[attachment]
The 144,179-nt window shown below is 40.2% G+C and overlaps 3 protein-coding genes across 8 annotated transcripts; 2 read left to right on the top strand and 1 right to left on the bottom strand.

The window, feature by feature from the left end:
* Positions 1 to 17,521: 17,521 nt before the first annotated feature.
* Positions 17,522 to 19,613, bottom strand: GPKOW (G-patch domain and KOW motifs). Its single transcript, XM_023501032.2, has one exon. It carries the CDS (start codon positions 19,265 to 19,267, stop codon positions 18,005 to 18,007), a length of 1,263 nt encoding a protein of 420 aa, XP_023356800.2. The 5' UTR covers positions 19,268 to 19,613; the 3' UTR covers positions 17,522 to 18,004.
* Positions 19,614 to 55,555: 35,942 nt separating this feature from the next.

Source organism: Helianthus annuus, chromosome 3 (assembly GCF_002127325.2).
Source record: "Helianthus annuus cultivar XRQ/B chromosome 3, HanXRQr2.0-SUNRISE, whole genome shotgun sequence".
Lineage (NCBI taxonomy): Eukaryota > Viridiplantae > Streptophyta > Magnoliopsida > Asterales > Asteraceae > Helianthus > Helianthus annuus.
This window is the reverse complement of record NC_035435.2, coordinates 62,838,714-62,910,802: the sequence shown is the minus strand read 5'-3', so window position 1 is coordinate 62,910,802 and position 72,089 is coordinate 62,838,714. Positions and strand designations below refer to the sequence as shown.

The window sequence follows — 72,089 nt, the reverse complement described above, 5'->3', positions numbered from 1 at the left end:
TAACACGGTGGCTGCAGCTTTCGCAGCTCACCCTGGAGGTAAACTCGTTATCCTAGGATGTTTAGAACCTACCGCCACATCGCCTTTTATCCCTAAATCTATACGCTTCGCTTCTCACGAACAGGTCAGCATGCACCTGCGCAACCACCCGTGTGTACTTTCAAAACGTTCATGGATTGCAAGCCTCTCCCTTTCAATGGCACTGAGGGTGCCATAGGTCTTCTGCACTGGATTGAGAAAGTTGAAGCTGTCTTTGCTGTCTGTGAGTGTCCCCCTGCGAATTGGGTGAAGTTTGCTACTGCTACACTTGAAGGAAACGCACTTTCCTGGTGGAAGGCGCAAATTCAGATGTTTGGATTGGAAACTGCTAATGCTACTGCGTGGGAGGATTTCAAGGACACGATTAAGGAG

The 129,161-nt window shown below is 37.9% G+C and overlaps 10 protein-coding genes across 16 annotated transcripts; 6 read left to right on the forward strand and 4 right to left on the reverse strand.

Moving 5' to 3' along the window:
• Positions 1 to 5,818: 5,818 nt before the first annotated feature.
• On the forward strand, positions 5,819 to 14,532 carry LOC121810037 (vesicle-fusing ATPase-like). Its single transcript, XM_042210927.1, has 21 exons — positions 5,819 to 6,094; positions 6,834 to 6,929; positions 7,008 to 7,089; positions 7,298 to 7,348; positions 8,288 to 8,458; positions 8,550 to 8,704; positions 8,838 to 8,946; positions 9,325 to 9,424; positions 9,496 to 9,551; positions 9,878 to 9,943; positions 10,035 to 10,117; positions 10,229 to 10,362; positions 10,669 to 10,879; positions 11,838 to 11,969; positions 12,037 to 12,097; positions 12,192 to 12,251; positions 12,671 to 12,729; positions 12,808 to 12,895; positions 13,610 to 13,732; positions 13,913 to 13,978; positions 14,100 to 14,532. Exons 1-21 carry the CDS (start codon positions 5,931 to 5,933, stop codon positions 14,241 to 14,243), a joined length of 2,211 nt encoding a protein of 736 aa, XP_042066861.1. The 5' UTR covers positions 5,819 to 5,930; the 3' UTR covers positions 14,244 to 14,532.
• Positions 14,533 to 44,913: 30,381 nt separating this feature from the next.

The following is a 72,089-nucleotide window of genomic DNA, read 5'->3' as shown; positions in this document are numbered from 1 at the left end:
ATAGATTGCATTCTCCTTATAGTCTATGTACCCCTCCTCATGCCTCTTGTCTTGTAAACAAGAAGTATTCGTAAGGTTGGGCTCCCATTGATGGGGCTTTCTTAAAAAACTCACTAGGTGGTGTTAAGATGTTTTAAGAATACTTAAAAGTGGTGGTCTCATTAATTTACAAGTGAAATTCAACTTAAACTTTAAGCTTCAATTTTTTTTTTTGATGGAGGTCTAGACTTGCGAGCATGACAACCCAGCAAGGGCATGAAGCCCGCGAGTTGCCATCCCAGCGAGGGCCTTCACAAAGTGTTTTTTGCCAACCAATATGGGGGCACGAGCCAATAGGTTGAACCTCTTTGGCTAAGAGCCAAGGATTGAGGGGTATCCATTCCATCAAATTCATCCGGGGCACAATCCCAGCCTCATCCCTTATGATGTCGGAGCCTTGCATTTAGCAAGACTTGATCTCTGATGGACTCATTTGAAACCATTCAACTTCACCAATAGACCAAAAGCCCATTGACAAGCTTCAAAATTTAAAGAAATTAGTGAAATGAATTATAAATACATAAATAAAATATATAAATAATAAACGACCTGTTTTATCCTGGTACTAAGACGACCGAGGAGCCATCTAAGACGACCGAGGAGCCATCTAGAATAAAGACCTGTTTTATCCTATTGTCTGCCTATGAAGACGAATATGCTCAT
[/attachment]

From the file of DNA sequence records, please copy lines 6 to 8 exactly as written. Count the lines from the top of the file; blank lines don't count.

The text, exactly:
Source organism: Helianthus annuus, chromosome 3 (assembly GCF_002127325.2).
Source record: "Helianthus annuus cultivar XRQ/B chromosome 3, HanXRQr2.0-SUNRISE, whole genome shotgun sequence".
Lineage (NCBI taxonomy): Eukaryota > Viridiplantae > Streptophyta > Magnoliopsida > Asterales > Asteraceae > Helianthus > Helianthus annuus.